On a request to the logout view, we log the user out and display a logout message. Then, we redirect the user to the login page, while also creating an event for the logout action.

Creating the User Index View in Django

In this view, we are recording the page views for users’ pages (for each session) and allowing users to update their profile information. This is roughly what a rudimentary index view should look like:

def index(request):
    if not Event.objects.filter(session=request.session.session_key):
        view = Event(name="Viewed Page",ip=request.META['REMOTE_ADDR'],,session=request.session.session_key)
    if request.method=="POST":
        if email:
        if username:
        edit=Event(name="Edited Profile",username=request.user,
    return render(request,"index.html",context)

In the Python code above, we are first checking if any data exists in the Event model that contains the same session key. If the query returns true, we will create an instance of the Event object with the session key and the current time.

Next, we are collecting the data needed to update the user’s profile—sent in a POST request—and then saving the data in the user’s profile whilst simultaneously recording an event for this edit action.

Finally, we are passing the user’s information to be rendered on the profile page in the context dictionary variable. The data points to be rendered are: the number of users, the number of page views, the number of active sessions, the number of inactive sessions, and the logout register.

Your  index dashboard should look like the one in the image below:

Django analytics app index dashboard
Home is where the index is

Using Arctype to Query for User Events

Now that we have begun to populate our new database tables, We can easily find data in your events table using the event’s name. To do this, simply click "Create a new query" and run the SQL SELECT statement below:

SELECT * FROM app_event WHERE name='Edited Profile';

This query should return results that look something like this:

Arctype django app event select query results
Our first three app events

How to Group User Events in Django

As more users register, login, and explore your site, your events table will ultimately contain thousands of rows—recording different types of events.  In order to more effectively run analytics on our data, we will need to group these events into separate tables.

#query to classify events into seperate tables
for i in Event.objects.all():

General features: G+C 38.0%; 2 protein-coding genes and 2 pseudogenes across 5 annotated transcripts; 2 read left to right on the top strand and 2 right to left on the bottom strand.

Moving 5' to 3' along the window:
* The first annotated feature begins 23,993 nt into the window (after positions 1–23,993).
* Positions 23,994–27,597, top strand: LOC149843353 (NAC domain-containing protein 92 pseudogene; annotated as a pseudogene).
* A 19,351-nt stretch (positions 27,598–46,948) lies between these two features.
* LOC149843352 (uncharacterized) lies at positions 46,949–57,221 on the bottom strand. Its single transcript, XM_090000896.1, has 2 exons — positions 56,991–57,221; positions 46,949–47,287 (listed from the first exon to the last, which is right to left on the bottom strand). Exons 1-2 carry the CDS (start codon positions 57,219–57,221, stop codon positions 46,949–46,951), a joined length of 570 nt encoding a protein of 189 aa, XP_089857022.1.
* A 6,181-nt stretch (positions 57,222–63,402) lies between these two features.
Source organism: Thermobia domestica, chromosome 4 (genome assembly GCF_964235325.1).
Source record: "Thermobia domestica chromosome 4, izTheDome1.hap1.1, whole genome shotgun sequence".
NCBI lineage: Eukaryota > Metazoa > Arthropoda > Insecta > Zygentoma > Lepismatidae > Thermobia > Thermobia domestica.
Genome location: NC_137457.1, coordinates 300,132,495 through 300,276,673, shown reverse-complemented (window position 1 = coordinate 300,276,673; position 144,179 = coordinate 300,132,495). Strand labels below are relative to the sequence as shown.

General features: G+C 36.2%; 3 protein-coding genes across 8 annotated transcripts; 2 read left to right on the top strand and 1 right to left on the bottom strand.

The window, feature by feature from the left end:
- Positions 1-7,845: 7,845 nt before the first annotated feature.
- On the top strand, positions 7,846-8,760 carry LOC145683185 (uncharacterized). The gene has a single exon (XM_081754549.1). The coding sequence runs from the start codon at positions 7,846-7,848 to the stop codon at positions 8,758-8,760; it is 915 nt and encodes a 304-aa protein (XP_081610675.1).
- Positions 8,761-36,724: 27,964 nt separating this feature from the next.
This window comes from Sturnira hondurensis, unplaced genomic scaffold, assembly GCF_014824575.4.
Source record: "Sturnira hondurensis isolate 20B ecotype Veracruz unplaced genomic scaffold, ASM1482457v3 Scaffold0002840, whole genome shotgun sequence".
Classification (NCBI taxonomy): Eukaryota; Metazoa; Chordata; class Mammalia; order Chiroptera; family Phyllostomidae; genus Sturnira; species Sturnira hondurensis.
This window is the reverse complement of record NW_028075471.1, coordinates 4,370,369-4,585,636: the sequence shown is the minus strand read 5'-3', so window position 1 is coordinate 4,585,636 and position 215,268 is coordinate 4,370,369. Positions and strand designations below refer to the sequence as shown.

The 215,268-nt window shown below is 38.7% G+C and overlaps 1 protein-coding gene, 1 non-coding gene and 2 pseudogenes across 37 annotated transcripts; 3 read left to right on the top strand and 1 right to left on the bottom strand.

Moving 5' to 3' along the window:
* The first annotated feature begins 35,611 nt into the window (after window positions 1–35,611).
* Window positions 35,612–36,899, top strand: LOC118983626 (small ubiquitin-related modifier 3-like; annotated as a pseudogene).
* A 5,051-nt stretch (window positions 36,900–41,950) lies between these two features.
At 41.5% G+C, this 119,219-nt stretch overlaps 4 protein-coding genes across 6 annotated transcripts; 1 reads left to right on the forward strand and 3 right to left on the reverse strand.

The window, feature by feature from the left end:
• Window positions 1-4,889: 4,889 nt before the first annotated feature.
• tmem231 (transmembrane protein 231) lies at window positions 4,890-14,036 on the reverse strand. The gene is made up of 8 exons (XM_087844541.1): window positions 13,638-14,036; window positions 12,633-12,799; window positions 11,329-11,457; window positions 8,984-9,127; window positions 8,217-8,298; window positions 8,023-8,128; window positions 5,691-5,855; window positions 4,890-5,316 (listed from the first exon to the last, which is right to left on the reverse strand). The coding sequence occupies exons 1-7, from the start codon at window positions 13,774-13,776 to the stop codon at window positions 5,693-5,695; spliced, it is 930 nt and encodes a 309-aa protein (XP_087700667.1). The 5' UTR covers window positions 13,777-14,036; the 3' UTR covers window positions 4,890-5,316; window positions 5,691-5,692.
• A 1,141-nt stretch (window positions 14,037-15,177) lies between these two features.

if == "Registered":
        if RegisterEvent.objects.filter(username=i.username,created=i.created):
    if == "Logged In":
        if LoginEvent.objects.filter(username=i.username,created=i.created):
    if == "Viewed Page":
        if ViewPageEvent.objects.filter(ip=i.ip,session=i.session,created=i.created):
    if == "Edited Profile":
        if EditProfileEvent.objects.filter(username=i.username,created=i.created):
    if == "Logged Out":
        if LogoutEvent.objects.filter(username=i.username,created=i.created):

Here, we are running a loop through the events table and checking for the various event types before saving them into their respective model tables. However, before saving the data, we will check if the data already exists in the table.  This loop will run through all the rows in the events table.

Setting Up Analytics Using an Arctype Dashboard

Of course, Django is a versatile framework through which you could save some amount of useful analytical data into a separate table.  However, we can easily create more holistic and responsive analytics using an Arctype dashboard and a handful of queries.  As a note, for the purpose of this example dashboard, I have populated each of my analytics tables with a few thousand rows of sample (conforming) data.  

Creating and Saving Analytics Queries

Creating and saving queries in Arctype is as simple as clicking "Create a new query", entering your SQL code, naming the query, and clicking save.  Here's an example:

Arctype create new query workflow

In order to streamline dashboard creation for this guide, I will give you a few queries that are ready-to-use for your example dashboard.  You can always create your own (cooler) queries later, but for now, you should save these four queries:

Total Stats

--Return four columns with the total events from each user event table
(SELECT COUNT(*) FROM app_loginevent) AS 'logins',